I noticed there were 6-8 people still seated at this point. I thought to myself, “How sad that these students were still sitting down.” Either they didn’t understand the importance of service or they couldn’t recognize the times they were serving even when they were helping others.
One of the reasons I like essential oils so much is I know others will benefit from using them, I love going out of my way to help people. At this point it is no longer about making money, it is about helping and serving others. As a result of this attitude I have been blessed with many amazing experiences with people using essential oils.
Recently at my moms 81st birthday party many of her ten kids took a moment to remember funny stories from our families past. It was fun to hear stories from the perspective of my parents and siblings, we had lots of great laughs. One of the stories I remember very well took place when I was a young teenager.
Our family was returning home from a rare family vacation to Southern Utah when we saw the clouds form and the pouring rain begin to flood the streets. Two months prior, my dad purchased 50 baby chicks that our family was raising so we would have meat on the table for the coming year.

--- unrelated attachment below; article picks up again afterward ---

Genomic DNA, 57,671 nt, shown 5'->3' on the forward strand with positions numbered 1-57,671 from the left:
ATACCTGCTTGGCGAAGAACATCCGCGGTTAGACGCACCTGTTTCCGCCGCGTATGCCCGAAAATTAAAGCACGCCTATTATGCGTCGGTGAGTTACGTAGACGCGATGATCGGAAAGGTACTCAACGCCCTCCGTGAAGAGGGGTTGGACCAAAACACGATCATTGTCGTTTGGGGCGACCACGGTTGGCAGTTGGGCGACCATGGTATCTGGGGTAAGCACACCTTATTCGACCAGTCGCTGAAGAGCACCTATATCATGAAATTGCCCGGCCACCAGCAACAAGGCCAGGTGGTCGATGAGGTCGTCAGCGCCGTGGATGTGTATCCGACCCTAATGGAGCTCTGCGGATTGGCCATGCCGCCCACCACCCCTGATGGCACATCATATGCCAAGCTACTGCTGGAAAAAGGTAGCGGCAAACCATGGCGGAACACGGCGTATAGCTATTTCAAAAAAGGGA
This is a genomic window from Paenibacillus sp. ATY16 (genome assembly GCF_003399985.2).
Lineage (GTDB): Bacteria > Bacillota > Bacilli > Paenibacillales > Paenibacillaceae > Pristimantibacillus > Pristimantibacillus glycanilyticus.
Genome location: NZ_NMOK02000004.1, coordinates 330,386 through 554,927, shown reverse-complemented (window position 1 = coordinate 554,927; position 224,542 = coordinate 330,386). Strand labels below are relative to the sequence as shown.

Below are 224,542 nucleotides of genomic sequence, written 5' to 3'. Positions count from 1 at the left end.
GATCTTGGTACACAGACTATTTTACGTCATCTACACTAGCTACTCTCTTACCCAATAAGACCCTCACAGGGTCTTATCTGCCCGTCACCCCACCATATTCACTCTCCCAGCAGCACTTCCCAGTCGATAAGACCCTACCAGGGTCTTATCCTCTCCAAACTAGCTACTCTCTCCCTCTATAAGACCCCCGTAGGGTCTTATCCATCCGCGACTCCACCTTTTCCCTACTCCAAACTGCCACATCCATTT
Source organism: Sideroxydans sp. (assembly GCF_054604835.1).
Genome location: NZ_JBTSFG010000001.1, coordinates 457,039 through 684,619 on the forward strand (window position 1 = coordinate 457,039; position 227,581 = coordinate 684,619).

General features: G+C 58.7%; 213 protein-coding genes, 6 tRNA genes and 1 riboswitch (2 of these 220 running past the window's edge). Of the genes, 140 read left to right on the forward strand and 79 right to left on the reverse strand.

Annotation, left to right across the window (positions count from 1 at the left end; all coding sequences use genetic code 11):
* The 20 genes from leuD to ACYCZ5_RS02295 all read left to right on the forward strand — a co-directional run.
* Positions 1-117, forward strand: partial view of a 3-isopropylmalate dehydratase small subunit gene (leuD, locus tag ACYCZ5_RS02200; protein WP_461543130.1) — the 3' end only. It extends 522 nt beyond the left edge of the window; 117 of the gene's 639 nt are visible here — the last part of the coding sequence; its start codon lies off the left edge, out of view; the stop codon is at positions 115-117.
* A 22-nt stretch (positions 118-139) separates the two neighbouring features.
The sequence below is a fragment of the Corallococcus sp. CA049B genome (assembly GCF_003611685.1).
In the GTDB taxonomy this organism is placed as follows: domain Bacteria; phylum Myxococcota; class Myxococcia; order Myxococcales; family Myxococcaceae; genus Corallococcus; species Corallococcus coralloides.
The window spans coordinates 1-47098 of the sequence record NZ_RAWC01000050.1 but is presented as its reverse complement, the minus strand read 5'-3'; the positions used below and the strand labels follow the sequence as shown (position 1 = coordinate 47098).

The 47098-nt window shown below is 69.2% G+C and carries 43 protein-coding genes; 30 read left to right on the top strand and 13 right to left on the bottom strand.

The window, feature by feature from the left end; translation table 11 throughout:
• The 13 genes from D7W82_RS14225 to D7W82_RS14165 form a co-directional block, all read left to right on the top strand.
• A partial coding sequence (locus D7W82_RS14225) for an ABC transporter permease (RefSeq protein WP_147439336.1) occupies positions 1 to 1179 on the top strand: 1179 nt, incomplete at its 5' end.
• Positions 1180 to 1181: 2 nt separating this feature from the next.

The closer we got to home the more concerned we were for our half grown chicks. The chickens were bred for their meat not for their brains so we knew these birds would be in trouble. Sure enough, when we arrived home the chicken coup was flooded. Most of the chicks were near death, laying in the water, even though they could have climbed onto their roosting perch that would have kept them dry and safe.
We took all the chicks out of the wet, murky, chicken coup and laid them on the lawn in our back yard. My mom had a brilliant idea. She said “why don’t we spray the chicks off with the water hose to clean them up, dry them off with a towel, and then put the chicks in the oven on warm” We all snickered at the plan but thought it would work.
My brother Mel was funny. He was talking to the chicks as they were getting put in the oven, He said “we will see you back here in a few months, don’t get to comfortable in there.” We all laughed, making this overwhelming task of saving the lives of these chickens a lot more memorable. Not one of the chickens died during their rescue. We enjoyed many yummy dinners from the chickens that almost met their doom much earlier then planned.
I look back on my life on our small farm with fondness. This is were I learned the value of hard work. The days I spent planting, weeding, and harvesting our garden, feeding, and cleaning up after our animals have become priceless memories.